.. _pathway:
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Pathway Analysis
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Overview of Pathway Analysis
##################################
Selection of enzymes on the level of pathways is a relatively understudied
topic, but has recently come into focus, especially driven by synthetic biology
and metabolic engineering applications. In a series of papers from the 90s, Michael
Mavrovouniotis layed out the foundation for synthetic pathway design [#MM92]_, thermodynamic
inference of single reactions based on group contribution [#MM90]_ [#MM91]_, and how to
identify thermodynamic bottlenecks in entire pathways [#MM96]_. The dependence
of entire pathway feasibility on the aqueous conditions was explored extensively
by Vojinović and von Stockar [#VS09]_, mainly demonstrating it for the glycolysis
pathway. Further advancements in these methods have been presented
by Hatzimanikatis et al. [#HC05]_ and recently reviewed by Wang et al. [#WN18]_.
eQuilibrator can be used to analyze your pathway of interest using one out of
two methods: :ref:`mdf` (MDF) and :ref:`ecm` (ECM). If you are not familiar with
any of these methods, we recommend trying MDF first, as it is simpler and does not
require any information beyond thermodynamics (i.e. reaction Gibbs energies)
which is what eQuilibrator is designed for. If you want to try using ECM, note
that you will be asked to provide kinetic parameters for all enzymes in your
pathway (or, at least, some approximate values).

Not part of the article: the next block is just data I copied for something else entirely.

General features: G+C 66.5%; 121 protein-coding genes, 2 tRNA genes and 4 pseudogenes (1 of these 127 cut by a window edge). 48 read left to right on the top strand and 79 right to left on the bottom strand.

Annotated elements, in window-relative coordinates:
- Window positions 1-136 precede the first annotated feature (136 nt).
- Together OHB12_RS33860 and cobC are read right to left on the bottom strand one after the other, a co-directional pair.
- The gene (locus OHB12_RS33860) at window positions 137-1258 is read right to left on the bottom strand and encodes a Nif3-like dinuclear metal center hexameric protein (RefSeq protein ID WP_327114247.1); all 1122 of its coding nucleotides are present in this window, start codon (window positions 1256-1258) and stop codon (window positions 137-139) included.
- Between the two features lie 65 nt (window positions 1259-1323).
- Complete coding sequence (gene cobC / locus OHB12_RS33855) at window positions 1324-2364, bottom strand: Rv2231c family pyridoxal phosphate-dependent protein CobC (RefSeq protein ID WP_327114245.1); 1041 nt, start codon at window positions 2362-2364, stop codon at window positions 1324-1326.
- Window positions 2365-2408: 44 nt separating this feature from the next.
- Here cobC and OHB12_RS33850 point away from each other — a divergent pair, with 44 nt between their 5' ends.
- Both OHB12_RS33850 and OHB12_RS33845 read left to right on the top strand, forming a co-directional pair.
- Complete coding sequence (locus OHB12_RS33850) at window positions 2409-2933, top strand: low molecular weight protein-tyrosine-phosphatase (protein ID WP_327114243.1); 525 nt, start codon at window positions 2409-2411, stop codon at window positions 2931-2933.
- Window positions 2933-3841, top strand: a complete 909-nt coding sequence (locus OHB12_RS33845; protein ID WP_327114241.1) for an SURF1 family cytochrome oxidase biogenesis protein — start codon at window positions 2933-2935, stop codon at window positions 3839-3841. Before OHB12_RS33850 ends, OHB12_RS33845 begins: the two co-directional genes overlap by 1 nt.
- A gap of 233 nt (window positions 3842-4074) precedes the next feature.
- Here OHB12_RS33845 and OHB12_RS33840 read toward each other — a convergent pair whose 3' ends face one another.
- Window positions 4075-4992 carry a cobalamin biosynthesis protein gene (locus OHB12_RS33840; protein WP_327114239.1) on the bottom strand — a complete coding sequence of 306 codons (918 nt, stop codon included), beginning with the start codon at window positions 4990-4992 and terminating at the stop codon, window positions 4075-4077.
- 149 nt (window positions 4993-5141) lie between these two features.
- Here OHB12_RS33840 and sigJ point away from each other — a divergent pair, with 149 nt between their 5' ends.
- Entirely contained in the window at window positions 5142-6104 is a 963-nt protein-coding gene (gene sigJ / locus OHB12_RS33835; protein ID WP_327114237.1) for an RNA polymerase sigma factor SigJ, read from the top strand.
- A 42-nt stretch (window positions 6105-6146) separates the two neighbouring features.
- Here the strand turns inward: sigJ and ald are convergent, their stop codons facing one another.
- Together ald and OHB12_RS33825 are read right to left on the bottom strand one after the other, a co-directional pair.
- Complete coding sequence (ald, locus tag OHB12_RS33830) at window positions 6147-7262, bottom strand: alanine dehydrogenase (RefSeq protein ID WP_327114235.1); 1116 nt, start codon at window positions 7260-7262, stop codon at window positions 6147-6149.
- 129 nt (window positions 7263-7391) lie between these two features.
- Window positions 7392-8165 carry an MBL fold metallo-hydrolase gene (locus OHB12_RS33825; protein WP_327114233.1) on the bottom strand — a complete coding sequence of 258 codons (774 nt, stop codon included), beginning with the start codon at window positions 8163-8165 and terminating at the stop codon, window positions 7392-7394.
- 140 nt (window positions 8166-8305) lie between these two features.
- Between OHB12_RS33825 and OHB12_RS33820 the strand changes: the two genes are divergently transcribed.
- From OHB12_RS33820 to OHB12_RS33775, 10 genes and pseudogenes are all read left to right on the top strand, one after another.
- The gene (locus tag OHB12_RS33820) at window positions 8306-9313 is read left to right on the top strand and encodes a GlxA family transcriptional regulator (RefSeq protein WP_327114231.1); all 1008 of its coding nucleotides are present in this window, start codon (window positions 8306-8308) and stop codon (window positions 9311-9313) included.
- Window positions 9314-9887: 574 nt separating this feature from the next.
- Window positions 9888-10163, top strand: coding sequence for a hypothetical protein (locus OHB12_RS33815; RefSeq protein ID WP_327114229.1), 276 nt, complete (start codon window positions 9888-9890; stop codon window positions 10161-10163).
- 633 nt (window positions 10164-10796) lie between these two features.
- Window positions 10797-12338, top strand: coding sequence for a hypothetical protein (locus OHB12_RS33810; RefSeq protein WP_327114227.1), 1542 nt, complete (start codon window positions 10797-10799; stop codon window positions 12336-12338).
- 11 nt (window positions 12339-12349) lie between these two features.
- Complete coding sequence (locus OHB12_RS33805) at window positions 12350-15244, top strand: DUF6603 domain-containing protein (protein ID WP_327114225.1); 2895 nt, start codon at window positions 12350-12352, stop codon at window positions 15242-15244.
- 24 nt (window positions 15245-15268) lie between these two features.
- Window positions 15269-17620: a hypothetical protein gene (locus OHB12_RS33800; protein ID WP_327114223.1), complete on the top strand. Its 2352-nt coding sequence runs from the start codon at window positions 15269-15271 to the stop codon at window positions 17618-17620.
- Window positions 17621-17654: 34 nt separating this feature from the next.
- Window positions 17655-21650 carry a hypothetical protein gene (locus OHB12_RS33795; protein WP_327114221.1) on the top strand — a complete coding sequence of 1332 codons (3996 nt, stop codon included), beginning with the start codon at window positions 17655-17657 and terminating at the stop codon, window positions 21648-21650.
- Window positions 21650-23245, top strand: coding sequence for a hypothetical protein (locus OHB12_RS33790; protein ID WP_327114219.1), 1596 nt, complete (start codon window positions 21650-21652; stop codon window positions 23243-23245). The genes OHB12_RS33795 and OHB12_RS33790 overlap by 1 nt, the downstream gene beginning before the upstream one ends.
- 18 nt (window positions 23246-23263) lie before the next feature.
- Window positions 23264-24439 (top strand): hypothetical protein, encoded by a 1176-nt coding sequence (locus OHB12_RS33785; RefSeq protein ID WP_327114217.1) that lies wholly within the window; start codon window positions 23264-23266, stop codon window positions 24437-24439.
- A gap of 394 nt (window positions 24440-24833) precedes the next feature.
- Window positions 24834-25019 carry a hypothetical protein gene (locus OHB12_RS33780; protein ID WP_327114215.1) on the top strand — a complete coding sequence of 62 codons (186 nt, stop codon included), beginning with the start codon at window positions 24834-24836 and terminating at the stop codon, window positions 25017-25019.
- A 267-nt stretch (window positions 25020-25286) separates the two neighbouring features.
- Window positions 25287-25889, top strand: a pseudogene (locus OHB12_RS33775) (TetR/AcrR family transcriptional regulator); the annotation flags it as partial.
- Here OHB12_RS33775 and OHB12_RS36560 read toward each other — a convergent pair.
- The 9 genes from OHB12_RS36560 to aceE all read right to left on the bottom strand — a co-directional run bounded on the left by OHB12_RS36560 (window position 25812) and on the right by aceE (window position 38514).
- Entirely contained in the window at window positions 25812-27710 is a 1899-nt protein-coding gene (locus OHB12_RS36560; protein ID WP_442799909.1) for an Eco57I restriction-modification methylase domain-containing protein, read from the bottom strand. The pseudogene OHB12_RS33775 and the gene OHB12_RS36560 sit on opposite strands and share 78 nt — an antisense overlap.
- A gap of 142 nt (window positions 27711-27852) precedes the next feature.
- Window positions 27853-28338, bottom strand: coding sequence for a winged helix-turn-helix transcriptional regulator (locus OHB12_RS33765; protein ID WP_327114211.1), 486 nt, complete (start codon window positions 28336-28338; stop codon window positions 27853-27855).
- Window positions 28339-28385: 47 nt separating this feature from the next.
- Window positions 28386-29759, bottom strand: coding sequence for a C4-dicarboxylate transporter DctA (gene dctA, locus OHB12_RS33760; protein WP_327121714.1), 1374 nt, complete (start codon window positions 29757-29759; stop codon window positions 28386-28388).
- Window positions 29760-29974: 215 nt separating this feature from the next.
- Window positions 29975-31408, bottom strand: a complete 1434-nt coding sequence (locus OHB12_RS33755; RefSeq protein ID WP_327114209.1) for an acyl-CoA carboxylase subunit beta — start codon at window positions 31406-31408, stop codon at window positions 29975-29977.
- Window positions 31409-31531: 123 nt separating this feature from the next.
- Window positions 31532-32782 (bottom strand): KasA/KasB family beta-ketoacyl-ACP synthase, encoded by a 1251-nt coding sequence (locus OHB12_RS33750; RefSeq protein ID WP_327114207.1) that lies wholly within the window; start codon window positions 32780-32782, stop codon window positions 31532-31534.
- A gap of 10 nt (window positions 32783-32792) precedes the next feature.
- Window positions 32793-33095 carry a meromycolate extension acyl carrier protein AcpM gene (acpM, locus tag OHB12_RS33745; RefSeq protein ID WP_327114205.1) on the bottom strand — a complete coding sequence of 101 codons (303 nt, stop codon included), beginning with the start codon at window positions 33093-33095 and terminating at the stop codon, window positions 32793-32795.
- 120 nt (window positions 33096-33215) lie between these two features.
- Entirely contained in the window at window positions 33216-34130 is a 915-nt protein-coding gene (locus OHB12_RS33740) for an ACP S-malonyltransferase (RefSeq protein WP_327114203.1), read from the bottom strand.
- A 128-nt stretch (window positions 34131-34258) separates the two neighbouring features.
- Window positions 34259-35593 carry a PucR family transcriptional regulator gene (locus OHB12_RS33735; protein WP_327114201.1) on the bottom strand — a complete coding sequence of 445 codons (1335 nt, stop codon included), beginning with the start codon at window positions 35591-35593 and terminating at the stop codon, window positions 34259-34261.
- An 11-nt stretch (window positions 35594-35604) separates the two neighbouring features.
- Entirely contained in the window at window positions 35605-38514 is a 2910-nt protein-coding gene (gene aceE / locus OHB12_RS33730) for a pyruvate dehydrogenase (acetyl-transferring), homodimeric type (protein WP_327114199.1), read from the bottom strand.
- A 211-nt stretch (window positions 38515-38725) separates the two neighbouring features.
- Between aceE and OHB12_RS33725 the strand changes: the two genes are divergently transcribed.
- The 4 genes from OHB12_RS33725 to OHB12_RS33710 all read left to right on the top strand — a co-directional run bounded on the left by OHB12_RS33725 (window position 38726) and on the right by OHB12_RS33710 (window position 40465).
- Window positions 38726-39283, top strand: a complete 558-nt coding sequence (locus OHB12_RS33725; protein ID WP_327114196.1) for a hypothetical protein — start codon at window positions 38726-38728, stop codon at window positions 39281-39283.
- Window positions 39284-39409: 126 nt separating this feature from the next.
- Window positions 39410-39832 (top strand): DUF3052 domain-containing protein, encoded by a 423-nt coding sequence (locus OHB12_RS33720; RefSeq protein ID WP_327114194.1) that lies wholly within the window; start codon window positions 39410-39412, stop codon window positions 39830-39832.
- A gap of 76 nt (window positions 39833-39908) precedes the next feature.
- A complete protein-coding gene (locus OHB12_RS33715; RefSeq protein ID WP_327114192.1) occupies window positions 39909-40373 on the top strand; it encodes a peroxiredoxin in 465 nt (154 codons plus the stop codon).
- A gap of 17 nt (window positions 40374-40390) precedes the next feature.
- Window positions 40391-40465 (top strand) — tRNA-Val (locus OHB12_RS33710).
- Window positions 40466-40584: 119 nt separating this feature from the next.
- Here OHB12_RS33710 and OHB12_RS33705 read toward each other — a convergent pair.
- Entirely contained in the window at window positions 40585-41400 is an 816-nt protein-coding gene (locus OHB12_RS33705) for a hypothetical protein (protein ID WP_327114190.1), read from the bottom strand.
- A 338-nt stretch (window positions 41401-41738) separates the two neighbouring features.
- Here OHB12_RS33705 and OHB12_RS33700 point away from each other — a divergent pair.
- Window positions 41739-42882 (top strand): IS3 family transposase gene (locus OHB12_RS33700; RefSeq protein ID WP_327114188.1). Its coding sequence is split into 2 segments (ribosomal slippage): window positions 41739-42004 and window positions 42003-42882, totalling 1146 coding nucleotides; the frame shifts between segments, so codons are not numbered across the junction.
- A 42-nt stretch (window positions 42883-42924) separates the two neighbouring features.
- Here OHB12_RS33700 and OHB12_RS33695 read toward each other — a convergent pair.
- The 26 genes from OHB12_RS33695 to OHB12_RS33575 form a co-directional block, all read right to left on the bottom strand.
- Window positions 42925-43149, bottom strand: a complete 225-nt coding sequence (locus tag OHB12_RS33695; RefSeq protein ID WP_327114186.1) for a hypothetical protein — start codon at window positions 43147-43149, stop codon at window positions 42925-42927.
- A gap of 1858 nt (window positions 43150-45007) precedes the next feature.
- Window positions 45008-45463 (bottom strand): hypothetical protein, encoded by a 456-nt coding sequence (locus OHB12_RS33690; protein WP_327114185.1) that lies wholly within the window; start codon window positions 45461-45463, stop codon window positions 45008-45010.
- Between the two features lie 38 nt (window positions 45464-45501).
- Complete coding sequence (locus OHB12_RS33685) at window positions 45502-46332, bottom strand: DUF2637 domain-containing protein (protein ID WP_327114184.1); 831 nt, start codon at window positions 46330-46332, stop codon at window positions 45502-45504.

Using eQuilibrator to profile your pathway
#############################################
This process has three steps:
1. Generating an `SBtab `_ model of your pathway
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Definition of all the pathway reactions, equilibrium constants
for all reactions and concentration bounds for all metabolites and
cofactors in a tab-delimited file format that can be edited in Excel
or similar spreadsheet applications. eQuilibrator can generate an
SBtab description of your pathway from a simplified CSV file
(like `this one `_)
which defines only the reactions (in free text, as you would in the
eQuilibrator search box) and their relative fluxes -- separated by a comma.
You can then choose some of the global parameters given in the form, namely
the minimum and maximum allowed concentrations, pH, and ionic strength.
By default, eQuilibrator uses cofactor concentrations chosen in [#NE14]_, so the
user-defined bounds are only relevant for non-cofactors.
Finally, you can decide which analysis method to use (:ref:`mdf` or :ref:`ecm`).
When you press "Build", eQuilibrator
will parse all these reactions, calculate their Δ\ :sub:`r`\ G'°
and generate a single SBtab file containing all the relevant information
required for the pathway analysis. This file should be compatible with
`other applications `_
using SBtab.
2. Verifying and editing the model
**************************************************************************
Before calculating the MDF or ECM, it is always
a good idea to check the SBtab file. eQuilibrator does not always
parse free-text reactions perfectly, so it is important to double
check that compounds and reactions output are correct.
It is important to keep the concentrations of cofactors (like ATP,
CoA and NADH) fixed because these concentrations are homeostatically
maintained by host organisms. If you do not fix these concentrations
to reasonable, physiologically-relevant values, their concentrations
will be optimized (within the provided range), just like all other metabolites.
In glycolysis, for example, this would
could the ATP concentration as low as allowed (e.g. 1 μM),
making ATP synthesis and glycolysis as a whole appear much more
favorable than they should. In this case the problem
is obvious: maintaining a very low ATP concentration is good for
producing ATP from ADP, but catastrophic for the cell because
ATP-dependent reactions will operate slowly and with very little
driving force.